Steve Halpern: While looking at precious metals as an overall asset class, what's your outlook of short and long term?
Ralph Aldis: Well, in this scenario that we've been in the last couple of years where we've had unprecedented monetary policy - government's buying bonds and in many other countries in the world, you even have governments that are buying equities of the market.
And it's a scary situation, because central banks really have kind of become — -almost, you might say — more important than presidents or whatever. But the market seems to be hanging on every word that central bankers say.
I've never seen it in the past 25-30 years -- where you may have one or two Fed speakers a week, and whatever one of them sort of hints towards, the market all of a sudden takes a big directional turn.
Last Friday was a great example where one of the more dovish Fed members actually was cautioning about maybe low rates for too long. I guess what they were trying to get to is like a September rate hike is back on the table, and the market sold off 2%, so they altered the broader markets.
What I'm trying to get at, in terms of this overall scenario, these unprecedented policies probably makes reasonable sense to have some gold in the portfolio or some gold mining stocks.
You don't ever want to just load up on these things, because you really want to balanced portfolio where you have - you know - some equity, some bonds, some gold or gold stocks, because they're uncorrelated, generally, with the overall market, and it'll help lower the volatility of your total portfolio, and - you know - and so it's just good portfolio theory.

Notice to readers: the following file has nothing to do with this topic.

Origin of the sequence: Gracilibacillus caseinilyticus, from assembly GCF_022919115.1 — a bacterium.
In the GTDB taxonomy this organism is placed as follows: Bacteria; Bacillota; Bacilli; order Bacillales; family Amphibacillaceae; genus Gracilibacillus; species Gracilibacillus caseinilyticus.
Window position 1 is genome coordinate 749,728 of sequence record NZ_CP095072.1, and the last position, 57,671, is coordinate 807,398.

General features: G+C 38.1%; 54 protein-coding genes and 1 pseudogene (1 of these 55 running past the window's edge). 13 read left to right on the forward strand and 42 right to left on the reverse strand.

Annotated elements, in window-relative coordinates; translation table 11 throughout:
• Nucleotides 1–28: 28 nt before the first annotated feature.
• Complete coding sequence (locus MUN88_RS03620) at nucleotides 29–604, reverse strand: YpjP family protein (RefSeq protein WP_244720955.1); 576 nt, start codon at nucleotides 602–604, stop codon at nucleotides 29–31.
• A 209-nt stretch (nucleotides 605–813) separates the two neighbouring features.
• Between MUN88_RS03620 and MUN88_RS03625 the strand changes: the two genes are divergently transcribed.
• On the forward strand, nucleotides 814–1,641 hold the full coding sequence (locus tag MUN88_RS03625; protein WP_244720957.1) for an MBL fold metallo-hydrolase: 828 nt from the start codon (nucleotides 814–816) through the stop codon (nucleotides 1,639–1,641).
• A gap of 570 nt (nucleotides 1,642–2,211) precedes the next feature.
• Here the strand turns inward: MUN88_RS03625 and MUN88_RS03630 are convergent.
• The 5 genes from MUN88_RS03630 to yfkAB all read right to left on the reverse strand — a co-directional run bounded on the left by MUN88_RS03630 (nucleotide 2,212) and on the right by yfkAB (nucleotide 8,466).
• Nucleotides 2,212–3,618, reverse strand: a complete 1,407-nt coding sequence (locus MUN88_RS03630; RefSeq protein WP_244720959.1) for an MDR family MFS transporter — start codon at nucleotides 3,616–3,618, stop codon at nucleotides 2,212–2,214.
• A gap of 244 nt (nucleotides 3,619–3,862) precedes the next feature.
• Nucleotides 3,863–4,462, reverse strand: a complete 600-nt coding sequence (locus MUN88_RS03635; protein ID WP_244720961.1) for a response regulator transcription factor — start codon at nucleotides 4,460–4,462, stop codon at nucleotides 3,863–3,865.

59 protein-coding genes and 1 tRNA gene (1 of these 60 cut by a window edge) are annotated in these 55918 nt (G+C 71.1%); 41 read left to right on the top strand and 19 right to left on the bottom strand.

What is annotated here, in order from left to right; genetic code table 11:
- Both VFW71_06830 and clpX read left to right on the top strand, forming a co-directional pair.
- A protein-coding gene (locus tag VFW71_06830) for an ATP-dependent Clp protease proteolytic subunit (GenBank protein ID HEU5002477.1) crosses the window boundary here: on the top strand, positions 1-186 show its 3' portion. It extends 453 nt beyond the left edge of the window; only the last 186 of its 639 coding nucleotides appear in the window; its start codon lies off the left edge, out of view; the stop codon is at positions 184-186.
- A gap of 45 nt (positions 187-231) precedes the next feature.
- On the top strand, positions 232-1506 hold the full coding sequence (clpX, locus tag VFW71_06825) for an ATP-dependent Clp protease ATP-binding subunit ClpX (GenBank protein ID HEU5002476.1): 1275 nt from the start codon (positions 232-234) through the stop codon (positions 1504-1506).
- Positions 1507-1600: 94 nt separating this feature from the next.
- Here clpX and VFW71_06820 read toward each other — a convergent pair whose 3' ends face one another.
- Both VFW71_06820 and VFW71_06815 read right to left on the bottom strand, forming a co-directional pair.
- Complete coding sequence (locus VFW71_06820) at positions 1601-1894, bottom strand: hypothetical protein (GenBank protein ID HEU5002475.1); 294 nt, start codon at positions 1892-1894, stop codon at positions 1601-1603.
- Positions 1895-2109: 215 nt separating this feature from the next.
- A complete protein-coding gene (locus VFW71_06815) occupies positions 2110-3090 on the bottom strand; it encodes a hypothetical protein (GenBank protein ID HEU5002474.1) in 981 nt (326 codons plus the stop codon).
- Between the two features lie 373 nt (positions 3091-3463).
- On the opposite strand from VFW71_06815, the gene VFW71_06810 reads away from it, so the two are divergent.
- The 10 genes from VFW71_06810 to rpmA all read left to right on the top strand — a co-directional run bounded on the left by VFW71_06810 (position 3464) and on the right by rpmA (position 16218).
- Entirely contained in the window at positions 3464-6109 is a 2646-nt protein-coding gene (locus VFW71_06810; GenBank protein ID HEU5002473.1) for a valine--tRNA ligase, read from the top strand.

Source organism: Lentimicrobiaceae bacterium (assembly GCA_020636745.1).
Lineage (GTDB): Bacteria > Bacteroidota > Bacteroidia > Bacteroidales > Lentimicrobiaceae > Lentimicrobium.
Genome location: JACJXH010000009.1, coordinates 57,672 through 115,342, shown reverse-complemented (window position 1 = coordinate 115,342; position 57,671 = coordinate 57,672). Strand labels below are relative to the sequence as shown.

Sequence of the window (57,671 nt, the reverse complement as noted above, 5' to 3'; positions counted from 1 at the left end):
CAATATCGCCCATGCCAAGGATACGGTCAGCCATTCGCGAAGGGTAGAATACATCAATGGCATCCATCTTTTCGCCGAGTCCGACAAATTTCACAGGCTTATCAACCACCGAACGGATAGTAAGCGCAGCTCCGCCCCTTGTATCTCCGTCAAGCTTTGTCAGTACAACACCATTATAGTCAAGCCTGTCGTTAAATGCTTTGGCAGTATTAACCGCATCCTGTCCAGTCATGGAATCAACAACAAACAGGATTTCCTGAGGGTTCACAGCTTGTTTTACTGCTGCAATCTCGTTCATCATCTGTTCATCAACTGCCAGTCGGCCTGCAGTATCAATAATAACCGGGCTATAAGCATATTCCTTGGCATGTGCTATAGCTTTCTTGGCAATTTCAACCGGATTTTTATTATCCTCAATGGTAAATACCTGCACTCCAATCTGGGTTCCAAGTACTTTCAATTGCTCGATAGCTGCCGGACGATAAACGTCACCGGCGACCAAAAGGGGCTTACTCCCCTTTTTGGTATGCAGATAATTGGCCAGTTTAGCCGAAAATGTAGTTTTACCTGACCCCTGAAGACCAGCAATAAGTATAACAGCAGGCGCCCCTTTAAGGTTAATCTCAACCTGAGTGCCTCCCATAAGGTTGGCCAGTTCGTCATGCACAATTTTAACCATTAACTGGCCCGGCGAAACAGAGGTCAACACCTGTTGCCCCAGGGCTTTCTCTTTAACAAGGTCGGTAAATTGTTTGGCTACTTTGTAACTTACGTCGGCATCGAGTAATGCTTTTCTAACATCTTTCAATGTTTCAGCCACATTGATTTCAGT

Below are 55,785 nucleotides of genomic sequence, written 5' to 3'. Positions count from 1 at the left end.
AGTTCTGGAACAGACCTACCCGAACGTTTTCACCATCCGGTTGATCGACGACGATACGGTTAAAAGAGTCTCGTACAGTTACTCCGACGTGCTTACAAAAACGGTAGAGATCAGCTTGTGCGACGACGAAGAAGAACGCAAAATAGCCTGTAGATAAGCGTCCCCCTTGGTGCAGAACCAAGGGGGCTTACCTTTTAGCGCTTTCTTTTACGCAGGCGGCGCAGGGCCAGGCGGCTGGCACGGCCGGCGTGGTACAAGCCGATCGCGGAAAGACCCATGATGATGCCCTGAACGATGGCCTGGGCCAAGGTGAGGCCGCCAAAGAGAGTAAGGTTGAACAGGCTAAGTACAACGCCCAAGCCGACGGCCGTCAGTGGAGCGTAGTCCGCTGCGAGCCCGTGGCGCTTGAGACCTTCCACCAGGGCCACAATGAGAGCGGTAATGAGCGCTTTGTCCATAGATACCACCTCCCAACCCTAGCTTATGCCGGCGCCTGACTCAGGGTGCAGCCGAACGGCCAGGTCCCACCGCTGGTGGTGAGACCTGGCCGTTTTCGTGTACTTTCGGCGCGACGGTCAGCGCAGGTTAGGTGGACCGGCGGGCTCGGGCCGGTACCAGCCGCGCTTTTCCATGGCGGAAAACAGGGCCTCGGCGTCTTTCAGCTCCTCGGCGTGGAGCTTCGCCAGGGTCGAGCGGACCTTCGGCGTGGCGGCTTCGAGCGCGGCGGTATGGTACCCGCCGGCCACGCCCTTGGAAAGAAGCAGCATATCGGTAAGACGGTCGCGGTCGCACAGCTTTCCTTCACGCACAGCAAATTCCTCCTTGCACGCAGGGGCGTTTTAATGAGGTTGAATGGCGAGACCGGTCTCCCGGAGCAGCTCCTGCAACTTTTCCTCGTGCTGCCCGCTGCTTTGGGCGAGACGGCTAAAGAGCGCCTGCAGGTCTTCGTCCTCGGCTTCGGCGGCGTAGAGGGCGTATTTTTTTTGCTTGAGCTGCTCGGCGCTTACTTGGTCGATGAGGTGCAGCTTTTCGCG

Steve Halpern: Now, as you alluded to earlier, your largest current portfolio holding is Klondex Mines. Where do they operate, and from your standpoint, what makes this such an attractive holding?
Ralph Aldis: Well, they operate out of Nevada, principally. They did do an acquisition earlier in the year of a property in Canada, so they're getting a little more diversification there. They have two mines in Nevada that are actually up and running right now.
The mine that they've purchased, called True North, in Canada. They've just this morning released their guidance for what they think that mine will do.
The previous operator had sort of gone into bankruptcy during the past two to three years where the gold markets were pretty bad, and they purchased it for a song — I think for about $30 million.
And that included all the mine infrastructure, all the equipment; it was a great deal, and they've also done one other transaction this year, just recently.
They bought the Hollister properties from Waterton Securities. Waterton is a private company, and that mine that they got, Hollister, is only about 12 miles away from their existing mill and operations.
What makes this special, and what makes Klondex special is two things: One is the management team, like as I told you before, all engineers, all scientists — they understand mining.
And in prior years, they actually had worked at these operations themselves when Newmont (NEM) had them, and so they're very familiar with the assets that they're working now.
The other thing that's very unique is these are actually very high-grade mines. Fire Creek, which is one of their main, highest grade properties, is running basically an ounce per ton, so you're talking about a ton of rock that's worth $1300 to $1400, and you can make a reasonable margin on that type of grade.
There's a term that they use in the mining industry sometimes called "grade is king", because it really allows you to have good flexibility, and that's what got me interested in the company over three or four years ago, when we started getting into this thing and buying it.